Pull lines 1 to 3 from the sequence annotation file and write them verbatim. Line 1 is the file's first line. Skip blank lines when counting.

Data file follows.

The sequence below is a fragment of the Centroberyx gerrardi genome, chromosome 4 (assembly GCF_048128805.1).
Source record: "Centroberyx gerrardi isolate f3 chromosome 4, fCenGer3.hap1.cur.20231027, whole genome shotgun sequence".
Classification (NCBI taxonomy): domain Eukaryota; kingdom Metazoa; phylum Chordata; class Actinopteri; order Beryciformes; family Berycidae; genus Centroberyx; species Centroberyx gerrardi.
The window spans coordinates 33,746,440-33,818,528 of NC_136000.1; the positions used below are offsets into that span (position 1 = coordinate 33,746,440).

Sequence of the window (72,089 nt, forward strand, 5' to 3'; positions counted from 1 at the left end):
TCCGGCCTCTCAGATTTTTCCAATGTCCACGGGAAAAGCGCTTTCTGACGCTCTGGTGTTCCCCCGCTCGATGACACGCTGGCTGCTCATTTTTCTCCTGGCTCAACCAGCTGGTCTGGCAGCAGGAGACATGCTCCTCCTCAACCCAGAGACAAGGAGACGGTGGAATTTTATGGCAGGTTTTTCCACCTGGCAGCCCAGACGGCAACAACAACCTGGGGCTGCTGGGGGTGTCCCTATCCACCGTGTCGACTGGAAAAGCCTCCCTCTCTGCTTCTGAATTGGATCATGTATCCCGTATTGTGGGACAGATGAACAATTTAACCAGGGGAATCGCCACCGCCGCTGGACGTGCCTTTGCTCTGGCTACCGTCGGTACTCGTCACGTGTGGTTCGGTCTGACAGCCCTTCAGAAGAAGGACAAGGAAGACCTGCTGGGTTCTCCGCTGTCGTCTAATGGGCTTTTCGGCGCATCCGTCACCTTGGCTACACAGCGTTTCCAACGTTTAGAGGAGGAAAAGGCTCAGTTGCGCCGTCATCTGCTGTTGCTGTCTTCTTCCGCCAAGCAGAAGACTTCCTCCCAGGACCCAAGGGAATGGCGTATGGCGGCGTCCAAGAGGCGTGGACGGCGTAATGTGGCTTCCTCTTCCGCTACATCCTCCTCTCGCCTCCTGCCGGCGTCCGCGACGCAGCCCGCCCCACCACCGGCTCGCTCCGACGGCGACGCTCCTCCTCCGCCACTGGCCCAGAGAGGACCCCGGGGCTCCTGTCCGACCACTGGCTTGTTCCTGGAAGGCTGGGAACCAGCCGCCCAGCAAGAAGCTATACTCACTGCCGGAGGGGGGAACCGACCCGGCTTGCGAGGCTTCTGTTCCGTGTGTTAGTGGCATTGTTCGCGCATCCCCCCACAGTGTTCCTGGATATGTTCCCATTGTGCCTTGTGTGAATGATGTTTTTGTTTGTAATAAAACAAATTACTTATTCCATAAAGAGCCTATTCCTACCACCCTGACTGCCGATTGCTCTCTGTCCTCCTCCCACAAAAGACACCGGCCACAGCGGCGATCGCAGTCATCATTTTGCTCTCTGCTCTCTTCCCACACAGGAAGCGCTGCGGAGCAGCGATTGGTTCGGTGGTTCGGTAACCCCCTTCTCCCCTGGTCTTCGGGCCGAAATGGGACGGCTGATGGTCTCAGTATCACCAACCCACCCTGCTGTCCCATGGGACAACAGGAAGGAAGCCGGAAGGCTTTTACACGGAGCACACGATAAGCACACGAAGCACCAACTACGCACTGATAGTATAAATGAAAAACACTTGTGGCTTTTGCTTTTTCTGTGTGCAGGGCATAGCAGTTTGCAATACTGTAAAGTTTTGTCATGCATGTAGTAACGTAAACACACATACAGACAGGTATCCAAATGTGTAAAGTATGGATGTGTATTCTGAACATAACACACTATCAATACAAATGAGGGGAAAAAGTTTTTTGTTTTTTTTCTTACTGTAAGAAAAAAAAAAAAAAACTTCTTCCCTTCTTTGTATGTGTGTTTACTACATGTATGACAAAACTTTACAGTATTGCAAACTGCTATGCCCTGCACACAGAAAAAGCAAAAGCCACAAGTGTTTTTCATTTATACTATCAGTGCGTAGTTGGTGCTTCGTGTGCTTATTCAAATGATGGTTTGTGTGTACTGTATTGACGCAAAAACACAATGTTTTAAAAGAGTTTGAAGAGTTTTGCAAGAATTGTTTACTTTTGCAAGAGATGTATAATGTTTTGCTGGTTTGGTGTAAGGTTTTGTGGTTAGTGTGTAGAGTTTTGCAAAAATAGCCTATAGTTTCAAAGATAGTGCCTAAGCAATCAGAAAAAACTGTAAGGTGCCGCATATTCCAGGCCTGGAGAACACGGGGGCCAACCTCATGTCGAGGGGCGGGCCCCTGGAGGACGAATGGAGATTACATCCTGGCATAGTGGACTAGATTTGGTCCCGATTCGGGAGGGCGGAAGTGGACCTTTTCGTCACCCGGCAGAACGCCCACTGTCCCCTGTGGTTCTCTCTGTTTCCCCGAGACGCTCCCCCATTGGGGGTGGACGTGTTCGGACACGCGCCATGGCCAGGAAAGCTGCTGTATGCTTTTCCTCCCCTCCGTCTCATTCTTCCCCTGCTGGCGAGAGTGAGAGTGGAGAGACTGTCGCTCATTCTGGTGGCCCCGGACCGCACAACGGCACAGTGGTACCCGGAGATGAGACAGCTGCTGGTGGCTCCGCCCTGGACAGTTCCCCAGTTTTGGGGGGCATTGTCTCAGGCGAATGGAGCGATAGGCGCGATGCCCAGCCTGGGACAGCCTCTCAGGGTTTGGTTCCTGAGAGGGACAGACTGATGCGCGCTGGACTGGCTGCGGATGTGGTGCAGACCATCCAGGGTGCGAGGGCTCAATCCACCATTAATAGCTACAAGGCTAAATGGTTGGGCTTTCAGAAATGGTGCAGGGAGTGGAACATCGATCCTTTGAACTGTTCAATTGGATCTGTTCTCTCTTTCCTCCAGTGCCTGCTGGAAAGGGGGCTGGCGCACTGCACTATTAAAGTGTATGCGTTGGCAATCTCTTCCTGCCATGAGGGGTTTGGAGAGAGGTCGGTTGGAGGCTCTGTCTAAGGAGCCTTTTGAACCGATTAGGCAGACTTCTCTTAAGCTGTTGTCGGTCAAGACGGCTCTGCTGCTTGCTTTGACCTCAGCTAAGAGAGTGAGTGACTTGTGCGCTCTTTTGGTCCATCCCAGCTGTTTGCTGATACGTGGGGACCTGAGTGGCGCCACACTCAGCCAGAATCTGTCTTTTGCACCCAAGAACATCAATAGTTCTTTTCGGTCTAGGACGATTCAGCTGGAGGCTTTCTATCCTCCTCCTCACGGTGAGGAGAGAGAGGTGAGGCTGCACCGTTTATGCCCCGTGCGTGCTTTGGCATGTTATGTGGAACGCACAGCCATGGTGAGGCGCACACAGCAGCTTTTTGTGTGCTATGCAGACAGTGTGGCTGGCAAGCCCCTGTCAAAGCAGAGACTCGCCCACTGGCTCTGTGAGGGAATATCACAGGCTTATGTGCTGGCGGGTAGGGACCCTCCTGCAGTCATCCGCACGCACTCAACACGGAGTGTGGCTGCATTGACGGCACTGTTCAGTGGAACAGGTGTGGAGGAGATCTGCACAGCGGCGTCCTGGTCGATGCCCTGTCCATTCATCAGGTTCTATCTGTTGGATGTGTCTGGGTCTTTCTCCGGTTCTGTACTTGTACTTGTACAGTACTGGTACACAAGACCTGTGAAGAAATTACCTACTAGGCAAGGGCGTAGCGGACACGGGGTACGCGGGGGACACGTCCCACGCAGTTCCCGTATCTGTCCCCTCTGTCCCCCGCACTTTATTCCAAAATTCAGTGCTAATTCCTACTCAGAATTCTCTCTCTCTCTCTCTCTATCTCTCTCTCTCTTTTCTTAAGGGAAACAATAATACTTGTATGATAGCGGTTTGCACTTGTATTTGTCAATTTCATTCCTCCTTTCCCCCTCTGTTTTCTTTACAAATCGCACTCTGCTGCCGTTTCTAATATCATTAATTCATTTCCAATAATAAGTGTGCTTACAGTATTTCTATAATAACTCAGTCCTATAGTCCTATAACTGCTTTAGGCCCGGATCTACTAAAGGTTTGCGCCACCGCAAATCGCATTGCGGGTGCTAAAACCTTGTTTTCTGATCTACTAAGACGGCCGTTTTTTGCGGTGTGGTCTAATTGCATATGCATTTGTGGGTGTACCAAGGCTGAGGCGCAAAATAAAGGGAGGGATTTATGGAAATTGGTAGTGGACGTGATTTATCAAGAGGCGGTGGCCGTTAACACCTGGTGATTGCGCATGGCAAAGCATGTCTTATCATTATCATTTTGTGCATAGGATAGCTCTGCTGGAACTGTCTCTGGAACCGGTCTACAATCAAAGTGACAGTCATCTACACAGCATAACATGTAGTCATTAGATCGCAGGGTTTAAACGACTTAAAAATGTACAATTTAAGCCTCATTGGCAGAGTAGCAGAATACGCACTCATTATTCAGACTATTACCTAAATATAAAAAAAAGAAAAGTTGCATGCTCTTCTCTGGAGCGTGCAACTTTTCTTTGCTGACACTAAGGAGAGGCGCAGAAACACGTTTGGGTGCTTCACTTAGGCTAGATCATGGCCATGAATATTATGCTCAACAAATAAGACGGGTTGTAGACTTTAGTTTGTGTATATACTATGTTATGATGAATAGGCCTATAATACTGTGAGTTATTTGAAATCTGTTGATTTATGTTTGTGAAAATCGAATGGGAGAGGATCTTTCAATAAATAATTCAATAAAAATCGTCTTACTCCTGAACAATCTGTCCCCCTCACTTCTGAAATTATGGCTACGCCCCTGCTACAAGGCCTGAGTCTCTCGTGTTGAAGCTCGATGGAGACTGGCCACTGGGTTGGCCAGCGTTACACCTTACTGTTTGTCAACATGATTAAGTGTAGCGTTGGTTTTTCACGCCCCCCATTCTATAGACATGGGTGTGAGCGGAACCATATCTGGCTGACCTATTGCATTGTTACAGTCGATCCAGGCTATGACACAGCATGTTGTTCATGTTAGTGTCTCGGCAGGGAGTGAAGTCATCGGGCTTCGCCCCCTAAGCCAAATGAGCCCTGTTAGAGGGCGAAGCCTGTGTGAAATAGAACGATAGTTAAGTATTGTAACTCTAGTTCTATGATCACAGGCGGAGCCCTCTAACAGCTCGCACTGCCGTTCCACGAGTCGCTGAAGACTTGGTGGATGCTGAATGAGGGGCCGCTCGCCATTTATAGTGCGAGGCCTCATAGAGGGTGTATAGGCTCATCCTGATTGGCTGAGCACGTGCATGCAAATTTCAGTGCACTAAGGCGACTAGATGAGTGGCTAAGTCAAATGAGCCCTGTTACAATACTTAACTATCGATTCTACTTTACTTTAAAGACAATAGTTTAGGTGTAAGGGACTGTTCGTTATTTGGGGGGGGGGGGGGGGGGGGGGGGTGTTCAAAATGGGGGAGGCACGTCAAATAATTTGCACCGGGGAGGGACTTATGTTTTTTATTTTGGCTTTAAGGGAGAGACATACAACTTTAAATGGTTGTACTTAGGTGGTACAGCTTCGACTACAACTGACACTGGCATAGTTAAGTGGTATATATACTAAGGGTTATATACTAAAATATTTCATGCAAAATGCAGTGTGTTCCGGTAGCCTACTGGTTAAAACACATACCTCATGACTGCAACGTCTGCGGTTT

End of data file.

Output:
The sequence below is a fragment of the Centroberyx gerrardi genome, chromosome 4 (assembly GCF_048128805.1).
Source record: "Centroberyx gerrardi isolate f3 chromosome 4, fCenGer3.hap1.cur.20231027, whole genome shotgun sequence".
Classification (NCBI taxonomy): domain Eukaryota; kingdom Metazoa; phylum Chordata; class Actinopteri; order Beryciformes; family Berycidae; genus Centroberyx; species Centroberyx gerrardi.